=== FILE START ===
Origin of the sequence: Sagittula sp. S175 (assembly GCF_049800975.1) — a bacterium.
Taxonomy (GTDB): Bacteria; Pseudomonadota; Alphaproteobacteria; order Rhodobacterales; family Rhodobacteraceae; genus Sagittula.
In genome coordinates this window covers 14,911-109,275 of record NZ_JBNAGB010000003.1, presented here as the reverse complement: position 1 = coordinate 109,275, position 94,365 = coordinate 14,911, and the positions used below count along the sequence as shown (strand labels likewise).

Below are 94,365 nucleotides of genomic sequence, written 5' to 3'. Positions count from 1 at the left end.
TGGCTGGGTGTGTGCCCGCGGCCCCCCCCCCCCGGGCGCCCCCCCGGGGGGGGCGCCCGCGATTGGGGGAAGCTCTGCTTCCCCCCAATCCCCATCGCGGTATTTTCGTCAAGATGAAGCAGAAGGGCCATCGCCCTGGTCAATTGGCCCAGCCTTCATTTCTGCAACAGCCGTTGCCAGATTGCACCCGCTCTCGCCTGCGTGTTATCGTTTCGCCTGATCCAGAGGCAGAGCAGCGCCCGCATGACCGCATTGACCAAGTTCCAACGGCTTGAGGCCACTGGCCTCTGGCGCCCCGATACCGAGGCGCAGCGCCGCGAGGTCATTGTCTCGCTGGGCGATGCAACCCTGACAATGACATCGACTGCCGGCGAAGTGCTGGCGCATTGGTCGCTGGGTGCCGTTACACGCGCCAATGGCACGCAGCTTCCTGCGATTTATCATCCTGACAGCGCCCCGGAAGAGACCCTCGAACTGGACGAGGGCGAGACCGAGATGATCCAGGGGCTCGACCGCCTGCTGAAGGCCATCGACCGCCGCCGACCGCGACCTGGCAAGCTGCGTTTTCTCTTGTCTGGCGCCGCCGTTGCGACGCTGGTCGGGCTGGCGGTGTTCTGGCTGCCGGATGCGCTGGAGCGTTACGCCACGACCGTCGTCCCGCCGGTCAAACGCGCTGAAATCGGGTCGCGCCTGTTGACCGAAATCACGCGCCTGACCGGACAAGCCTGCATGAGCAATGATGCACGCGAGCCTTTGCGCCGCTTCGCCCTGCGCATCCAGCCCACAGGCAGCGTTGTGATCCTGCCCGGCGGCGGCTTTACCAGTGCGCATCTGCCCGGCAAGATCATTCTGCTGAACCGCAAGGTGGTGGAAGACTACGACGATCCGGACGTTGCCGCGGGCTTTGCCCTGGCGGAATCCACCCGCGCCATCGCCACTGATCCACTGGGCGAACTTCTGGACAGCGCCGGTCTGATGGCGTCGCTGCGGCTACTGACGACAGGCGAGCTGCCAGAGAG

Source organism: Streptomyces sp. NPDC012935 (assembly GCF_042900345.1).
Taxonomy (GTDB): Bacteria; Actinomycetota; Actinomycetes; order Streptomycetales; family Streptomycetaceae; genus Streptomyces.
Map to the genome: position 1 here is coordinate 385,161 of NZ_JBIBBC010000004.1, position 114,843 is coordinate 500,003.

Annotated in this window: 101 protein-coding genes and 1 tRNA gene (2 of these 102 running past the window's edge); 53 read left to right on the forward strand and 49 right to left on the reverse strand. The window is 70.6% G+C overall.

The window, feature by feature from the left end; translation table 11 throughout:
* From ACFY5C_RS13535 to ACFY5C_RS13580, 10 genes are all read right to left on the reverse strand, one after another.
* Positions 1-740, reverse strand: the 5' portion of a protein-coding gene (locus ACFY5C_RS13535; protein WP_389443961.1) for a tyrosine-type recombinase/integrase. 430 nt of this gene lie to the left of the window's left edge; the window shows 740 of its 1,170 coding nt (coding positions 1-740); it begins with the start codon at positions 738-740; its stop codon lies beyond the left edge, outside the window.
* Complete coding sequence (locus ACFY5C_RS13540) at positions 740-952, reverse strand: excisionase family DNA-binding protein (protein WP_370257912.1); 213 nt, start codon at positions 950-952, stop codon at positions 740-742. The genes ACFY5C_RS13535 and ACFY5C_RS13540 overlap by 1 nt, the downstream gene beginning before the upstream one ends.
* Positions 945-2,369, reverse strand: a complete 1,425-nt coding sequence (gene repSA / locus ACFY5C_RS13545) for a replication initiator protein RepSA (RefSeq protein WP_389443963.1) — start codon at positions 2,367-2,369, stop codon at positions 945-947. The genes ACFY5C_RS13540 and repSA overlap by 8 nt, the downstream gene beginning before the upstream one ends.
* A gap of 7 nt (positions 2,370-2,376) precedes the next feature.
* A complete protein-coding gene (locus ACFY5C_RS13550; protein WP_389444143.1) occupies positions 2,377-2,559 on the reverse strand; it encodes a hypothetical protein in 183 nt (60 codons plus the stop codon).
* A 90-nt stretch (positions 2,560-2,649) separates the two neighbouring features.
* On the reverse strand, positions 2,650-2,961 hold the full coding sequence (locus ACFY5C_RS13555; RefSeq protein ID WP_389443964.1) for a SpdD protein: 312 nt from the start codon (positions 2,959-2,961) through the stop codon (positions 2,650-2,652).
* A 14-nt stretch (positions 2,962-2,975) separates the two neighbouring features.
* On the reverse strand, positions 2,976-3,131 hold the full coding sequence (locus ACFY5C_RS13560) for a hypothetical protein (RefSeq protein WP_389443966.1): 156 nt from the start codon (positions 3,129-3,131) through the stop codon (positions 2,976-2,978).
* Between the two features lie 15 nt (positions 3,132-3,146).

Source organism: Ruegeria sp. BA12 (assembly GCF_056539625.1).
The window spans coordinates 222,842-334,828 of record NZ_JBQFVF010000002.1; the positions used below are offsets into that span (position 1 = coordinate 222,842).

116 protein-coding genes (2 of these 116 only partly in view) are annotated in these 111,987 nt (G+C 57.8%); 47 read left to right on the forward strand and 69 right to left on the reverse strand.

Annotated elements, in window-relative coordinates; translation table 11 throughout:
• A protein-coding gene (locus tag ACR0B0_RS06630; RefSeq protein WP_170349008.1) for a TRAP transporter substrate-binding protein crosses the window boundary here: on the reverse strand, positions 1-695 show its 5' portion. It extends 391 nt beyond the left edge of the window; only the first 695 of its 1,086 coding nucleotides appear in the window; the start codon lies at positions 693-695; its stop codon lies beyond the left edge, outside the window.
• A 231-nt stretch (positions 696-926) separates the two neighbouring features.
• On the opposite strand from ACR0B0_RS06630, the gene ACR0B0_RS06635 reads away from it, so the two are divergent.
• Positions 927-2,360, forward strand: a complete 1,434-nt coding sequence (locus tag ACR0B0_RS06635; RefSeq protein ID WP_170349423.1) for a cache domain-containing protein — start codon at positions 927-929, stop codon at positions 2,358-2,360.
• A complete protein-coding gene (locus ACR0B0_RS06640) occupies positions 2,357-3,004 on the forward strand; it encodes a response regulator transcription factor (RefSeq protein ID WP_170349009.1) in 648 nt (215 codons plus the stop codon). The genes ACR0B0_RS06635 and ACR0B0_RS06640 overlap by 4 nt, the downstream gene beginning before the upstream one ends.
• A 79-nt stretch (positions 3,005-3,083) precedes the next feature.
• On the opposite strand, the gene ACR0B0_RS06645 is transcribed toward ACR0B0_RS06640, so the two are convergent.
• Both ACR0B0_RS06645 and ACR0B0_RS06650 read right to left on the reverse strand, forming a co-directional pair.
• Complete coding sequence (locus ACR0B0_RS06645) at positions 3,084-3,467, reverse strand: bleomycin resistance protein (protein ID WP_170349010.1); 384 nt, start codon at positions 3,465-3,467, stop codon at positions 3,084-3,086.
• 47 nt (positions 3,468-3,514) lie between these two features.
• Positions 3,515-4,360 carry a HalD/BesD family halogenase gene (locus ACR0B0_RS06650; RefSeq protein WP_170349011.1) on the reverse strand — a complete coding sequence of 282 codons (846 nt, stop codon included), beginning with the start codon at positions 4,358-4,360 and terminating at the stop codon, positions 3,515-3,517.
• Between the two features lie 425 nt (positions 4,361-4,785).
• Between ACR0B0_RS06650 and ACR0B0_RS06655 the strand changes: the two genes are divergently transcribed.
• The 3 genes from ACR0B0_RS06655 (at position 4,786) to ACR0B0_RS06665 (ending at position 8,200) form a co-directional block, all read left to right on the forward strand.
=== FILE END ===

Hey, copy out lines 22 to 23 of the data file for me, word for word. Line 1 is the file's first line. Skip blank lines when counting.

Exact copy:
Source organism: Ruegeria sp. BA12 (assembly GCF_056539625.1).
The window spans coordinates 222,842-334,828 of record NZ_JBQFVF010000002.1; the positions used below are offsets into that span (position 1 = coordinate 222,842).